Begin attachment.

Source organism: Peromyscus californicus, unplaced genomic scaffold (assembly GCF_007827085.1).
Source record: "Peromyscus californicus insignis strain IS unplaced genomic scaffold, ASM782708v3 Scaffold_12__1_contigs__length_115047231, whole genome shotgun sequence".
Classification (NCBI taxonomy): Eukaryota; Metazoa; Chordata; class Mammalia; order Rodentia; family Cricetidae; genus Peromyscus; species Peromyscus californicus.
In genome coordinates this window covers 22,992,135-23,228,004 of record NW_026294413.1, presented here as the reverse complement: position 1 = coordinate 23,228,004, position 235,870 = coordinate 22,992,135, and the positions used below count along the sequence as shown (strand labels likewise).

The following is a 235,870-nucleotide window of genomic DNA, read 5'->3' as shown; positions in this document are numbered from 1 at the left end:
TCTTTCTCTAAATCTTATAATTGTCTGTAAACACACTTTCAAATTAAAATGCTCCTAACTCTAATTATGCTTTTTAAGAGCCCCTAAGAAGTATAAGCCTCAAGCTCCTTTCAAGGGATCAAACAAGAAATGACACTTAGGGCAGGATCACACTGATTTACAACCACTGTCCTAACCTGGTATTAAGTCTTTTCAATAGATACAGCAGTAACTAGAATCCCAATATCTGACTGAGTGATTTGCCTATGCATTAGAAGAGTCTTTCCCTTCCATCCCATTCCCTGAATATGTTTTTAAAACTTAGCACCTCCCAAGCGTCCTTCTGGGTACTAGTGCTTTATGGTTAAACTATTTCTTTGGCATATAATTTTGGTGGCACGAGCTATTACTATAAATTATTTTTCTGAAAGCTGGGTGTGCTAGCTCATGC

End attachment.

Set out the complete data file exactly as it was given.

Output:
Source organism: Peromyscus californicus, unplaced genomic scaffold (assembly GCF_007827085.1).
Source record: "Peromyscus californicus insignis strain IS unplaced genomic scaffold, ASM782708v3 Scaffold_12__1_contigs__length_115047231, whole genome shotgun sequence".
Classification (NCBI taxonomy): Eukaryota; Metazoa; Chordata; class Mammalia; order Rodentia; family Cricetidae; genus Peromyscus; species Peromyscus californicus.
In genome coordinates this window covers 22,992,135-23,228,004 of record NW_026294413.1, presented here as the reverse complement: position 1 = coordinate 23,228,004, position 235,870 = coordinate 22,992,135, and the positions used below count along the sequence as shown (strand labels likewise).

The following is a 235,870-nucleotide window of genomic DNA, read 5'->3' as shown; positions in this document are numbered from 1 at the left end:
TCTTTCTCTAAATCTTATAATTGTCTGTAAACACACTTTCAAATTAAAATGCTCCTAACTCTAATTATGCTTTTTAAGAGCCCCTAAGAAGTATAAGCCTCAAGCTCCTTTCAAGGGATCAAACAAGAAATGACACTTAGGGCAGGATCACACTGATTTACAACCACTGTCCTAACCTGGTATTAAGTCTTTTCAATAGATACAGCAGTAACTAGAATCCCAATATCTGACTGAGTGATTTGCCTATGCATTAGAAGAGTCTTTCCCTTCCATCCCATTCCCTGAATATGTTTTTAAAACTTAGCACCTCCCAAGCGTCCTTCTGGGTACTAGTGCTTTATGGTTAAACTATTTCTTTGGCATATAATTTTGGTGGCACGAGCTATTACTATAAATTATTTTTCTGAAAGCTGGGTGTGCTAGCTCATGC